Scaling: A Framework for Growth – An interview with Richard Mabey
In Part 2 of our 3-part series about the LegalTech startup, Juro, CEO Richard Mabey explains the challenges of scaling up a startup, and the framework he uses to tackle them.
Juro is entering an exciting new phase as we start to scale-up the business. In the early days only two goals really mattered: building the right product and selling it in the right way. I think about scaling using the framework of the three T’s: technology, traction and team.
We have a long way to go on our technology roadmap; there’s so much more we want to achieve with the product. It’s not a question of building the product and going to market; it’s a continual process of iteration. We release new features every two weeks, on average. It’s a rapid development cycle.
Maintaining our growth rate is going to be a challenge as we scale. It requires having the right demand generation engine and having the right people to focus on marketing and sales. We’ve been successful with using content as a way of building our leads pipeline and we’re also dedicated to customer success, ensuring our clients get the best value from the product.
As a founder, you have to acknowledge your own weaknesses. You’re not going to be able to do everything forever; you have to understand how to hire the right people to join your fledgling startup when they could just as easily be working for Google. They need to be able to cope with the uncertainties and pressures of an early-stage environment, but there’s also the opportunity to become a real leader in the organisation.
The number one trait I look for in a team member is curiosity. We lose curiosity throughout our lives; we get used to living within certain boundaries, and it’s hard to find time to pursue new skills. I like people who are curious because it indicates they can learn quickly. Most people here are doing things they don’t feel comfortable with on a daily basis, things they haven’t done before. I think if you’re truly curious you can work out how to solve a problem yourself. If you’re not, then you become reliant on help, and the help sometimes isn’t there in a small team.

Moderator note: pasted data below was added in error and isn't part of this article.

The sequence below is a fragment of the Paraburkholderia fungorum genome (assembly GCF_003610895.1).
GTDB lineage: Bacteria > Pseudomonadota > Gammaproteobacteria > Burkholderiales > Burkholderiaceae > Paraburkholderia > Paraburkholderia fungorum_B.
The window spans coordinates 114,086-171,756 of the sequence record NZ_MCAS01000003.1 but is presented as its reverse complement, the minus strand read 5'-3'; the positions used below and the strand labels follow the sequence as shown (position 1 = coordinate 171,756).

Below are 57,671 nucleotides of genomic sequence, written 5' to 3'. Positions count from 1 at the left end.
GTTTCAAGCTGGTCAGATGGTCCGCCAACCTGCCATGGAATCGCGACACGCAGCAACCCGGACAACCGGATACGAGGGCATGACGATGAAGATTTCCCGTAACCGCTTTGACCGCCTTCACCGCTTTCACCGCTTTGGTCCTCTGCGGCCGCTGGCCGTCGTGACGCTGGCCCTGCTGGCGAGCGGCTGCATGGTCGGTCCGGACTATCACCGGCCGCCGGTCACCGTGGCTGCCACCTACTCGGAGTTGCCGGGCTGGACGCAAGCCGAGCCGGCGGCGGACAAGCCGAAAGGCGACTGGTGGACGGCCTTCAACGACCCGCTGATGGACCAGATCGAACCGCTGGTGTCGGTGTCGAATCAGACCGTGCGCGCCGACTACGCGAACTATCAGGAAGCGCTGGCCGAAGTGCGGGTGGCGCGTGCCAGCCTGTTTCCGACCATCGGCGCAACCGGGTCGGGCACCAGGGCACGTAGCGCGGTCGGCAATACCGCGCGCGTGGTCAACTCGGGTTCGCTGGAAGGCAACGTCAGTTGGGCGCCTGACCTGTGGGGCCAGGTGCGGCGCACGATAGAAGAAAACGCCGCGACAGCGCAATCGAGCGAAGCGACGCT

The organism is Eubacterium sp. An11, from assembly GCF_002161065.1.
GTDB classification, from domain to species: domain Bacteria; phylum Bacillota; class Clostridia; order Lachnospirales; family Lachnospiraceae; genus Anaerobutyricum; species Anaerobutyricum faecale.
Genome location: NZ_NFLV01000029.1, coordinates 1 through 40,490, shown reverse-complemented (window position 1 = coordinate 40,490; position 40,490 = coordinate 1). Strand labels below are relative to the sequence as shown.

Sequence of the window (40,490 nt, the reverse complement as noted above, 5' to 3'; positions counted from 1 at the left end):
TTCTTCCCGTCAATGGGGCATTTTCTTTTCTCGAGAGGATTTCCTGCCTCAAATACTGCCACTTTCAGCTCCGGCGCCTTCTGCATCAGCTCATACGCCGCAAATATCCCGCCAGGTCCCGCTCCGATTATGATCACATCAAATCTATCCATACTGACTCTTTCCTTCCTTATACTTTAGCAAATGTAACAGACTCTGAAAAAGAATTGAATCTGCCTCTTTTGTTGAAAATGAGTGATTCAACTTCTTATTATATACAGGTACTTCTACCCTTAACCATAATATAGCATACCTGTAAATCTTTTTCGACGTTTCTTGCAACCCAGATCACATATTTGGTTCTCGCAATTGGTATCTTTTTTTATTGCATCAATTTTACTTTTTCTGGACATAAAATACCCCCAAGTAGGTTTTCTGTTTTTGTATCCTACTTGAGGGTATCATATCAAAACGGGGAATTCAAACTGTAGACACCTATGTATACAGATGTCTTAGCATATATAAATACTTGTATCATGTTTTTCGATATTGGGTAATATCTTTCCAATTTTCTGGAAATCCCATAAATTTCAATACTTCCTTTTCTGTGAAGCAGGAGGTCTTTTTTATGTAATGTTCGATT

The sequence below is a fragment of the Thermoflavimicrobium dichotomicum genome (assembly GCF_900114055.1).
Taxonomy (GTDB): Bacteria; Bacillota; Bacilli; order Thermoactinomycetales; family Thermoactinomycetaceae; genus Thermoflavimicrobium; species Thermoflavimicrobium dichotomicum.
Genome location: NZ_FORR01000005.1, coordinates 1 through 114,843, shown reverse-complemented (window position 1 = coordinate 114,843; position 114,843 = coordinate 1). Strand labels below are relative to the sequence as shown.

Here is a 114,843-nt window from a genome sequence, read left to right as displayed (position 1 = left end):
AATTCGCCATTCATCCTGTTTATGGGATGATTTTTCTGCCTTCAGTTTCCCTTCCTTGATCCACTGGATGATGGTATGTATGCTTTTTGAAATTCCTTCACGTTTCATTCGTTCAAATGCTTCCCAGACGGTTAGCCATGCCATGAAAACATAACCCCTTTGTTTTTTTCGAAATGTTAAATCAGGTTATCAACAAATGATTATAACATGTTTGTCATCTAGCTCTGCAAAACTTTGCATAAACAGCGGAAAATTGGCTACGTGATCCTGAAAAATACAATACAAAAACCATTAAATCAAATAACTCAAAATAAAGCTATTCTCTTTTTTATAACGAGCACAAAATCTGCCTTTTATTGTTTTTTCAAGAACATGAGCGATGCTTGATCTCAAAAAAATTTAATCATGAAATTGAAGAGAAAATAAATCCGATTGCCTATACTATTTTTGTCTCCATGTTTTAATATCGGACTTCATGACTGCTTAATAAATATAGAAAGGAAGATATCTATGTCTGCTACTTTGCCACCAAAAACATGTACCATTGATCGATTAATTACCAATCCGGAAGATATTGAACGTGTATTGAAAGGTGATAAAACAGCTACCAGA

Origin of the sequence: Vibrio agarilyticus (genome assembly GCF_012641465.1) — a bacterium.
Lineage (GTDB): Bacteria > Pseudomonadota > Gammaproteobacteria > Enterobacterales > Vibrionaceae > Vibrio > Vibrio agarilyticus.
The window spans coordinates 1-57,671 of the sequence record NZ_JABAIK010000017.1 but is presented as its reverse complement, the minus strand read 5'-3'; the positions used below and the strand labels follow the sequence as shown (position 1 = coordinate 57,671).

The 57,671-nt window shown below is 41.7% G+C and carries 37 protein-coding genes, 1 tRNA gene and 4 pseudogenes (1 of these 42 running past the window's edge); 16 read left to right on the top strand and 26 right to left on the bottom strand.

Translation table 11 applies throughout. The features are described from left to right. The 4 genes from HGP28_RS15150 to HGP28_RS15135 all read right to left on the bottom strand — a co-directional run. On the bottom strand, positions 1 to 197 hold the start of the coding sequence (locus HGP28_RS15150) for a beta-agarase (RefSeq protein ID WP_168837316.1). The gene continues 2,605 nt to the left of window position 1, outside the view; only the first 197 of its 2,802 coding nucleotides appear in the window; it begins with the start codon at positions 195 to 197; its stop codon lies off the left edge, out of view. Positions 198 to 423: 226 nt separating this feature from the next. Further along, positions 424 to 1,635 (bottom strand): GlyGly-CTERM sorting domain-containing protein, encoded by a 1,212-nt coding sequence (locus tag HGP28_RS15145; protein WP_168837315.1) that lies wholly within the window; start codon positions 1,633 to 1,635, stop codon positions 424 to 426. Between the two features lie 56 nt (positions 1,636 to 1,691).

The ability to cope with uncertainty is something I’ve had to learn. As lawyers we don’t really like uncertainty; it’s our job to minimise it. Understanding how to cope with that in a fast-paced environment is important.
The other trait I look for is a willingness to collaborate; we have an inherently collaborative product, so it’s a value we like to live as a company. To me, collaboration is underpinned by an understanding of our mission and what we’re trying to achieve. You’re not just going to work to meet your lead target. You’re bought into our mission and you derive satisfaction from achieving team goals.
In a way, it’s a naked environment as well. If things go well it’s clear who’s responsible; equally, if things don’t go well it’s clear who’s responsible! We have a culture of transparency around that data.
We also have a culture of feedback. Everyone is willing to give everyone else feedback, sometimes directly, sometimes quickly, and people generally are willing to accept that feedback and learn. The reason for that is you’ve got to learn faster here than in any other business.
People who embody those qualities will thrive in our environment and support our growth as a company. Although developing your technology road-map and developing your demand generation processes are important, finding team members who fully understand and buy into your mission is vital.
Becky Baker was talking to Richard Mabey, CEO and co-founder of Juro. For more information or comments please tweet @LTechnologist, @GetJuro and @rebeccaJKBaker. Join us in February 2020 for Part 3, the final instalment of our series on Juro, where Richard Mabey will describe the benefits of their empathetic team culture and the inspiring values they live as a company.